Sonnet of the Week: Petrarch Sonnet

At the end, I go back to the beginning. Petrarch is where our sonnet story starts, and I’ve always been fascinated by the technical development, the different ways in which over time numerous poets have shaped their sonnets. I’m looking forward to discussing that at Saturday morning’s workshop.

Paul Francis



Sonnet of the Week: Coming Home

A key poem for me, because it was the first time I got national recognition for a sonnet. I’d won two local competitions, but in 2000 this poem came first in the OUSS The Sonnet at the Millennium competition, out of more than eight hundred entries. The poem was stimulated by a Don McCullin photograph of a shell-shocked soldier.

Paul Francis


Sonnet of the Week: Surveillance

In 2010 Guernsey ran a competition for “poems on the buses.” This poem, designed to be displayed and read on a bus, came third. It also started my intimate poetic relationship with  Guernsey, where I’ve been placed third, second and second in three consecutive competitions (each with different judges).

Paul Francis.


Surveillance Don’t turn around. The woman in the seat behind is known to keep eccentric pets – watch out for iguanas . Don’t repeat this, but her husband’s run up massive debts through gambling. No, I told you not to stare. Natural to feel curiosity about your fellow passengers, but there is where it ends. Top level secrecy must be maintained. The girl who’s just got on might be a terrorist, but we can’t say. Pretend you’re reading till the threat has gone. You wonder how we know all this is true. Don’t worry. That bus going the other way has got a poem on it. About you.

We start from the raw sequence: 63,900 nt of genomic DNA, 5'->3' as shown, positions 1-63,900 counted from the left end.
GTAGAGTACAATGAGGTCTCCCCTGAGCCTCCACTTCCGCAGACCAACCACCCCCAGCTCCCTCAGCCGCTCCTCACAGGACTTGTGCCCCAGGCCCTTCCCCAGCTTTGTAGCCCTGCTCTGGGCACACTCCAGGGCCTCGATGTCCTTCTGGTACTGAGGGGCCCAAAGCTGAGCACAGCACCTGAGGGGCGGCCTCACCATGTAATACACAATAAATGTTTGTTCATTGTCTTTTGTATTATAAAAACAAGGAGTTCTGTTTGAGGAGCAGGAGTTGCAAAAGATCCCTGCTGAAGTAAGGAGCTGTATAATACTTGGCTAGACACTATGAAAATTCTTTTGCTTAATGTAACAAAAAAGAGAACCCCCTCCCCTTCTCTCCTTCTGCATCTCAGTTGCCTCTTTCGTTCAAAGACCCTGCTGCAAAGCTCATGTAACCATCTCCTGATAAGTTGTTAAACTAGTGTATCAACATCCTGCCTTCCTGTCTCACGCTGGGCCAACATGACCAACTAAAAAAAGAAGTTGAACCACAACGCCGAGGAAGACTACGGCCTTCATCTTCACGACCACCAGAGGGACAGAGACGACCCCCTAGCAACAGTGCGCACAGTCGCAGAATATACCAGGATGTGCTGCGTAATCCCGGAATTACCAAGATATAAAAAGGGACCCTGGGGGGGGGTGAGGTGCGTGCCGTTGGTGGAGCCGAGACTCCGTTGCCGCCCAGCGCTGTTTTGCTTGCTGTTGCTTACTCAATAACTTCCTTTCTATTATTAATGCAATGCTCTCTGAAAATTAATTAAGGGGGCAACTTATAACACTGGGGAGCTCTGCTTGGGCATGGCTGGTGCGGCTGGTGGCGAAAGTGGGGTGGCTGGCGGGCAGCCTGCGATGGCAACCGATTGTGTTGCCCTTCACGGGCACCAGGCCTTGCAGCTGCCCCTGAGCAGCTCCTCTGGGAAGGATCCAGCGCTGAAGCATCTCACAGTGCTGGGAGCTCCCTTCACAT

Sonnet of the Week: Passenger

This is a poem about a person on a bus, written for a competition which wanted poems to go inside a bus. It draws on a letter from Monica Jones to Philip Larkin, cunningly selected because Andrew Motion (Larkin’s biographer) was judging the competition. It came nowhere.

Paul Francis.

She’s sitting at the back. Inside her head she runs that clip, him stooping as they kissed.  She’s staring out at autumn drifting past, bright sunlight on the leaves, a glorious show of possibility which will not last.   He’d shrugged. I always said I was no good (so that’s OK, because I got in first).  Bad, that he always had to analyse;  worse, that he had affairs because he could but then the schoolboy lying  –  that’s the worst. He doesn’t deserve her. She would tell him so but can’t. When they’re together tears will rise  to flood her face  and leave the words unsaid. This is her stop. One thing she hasn’t missed.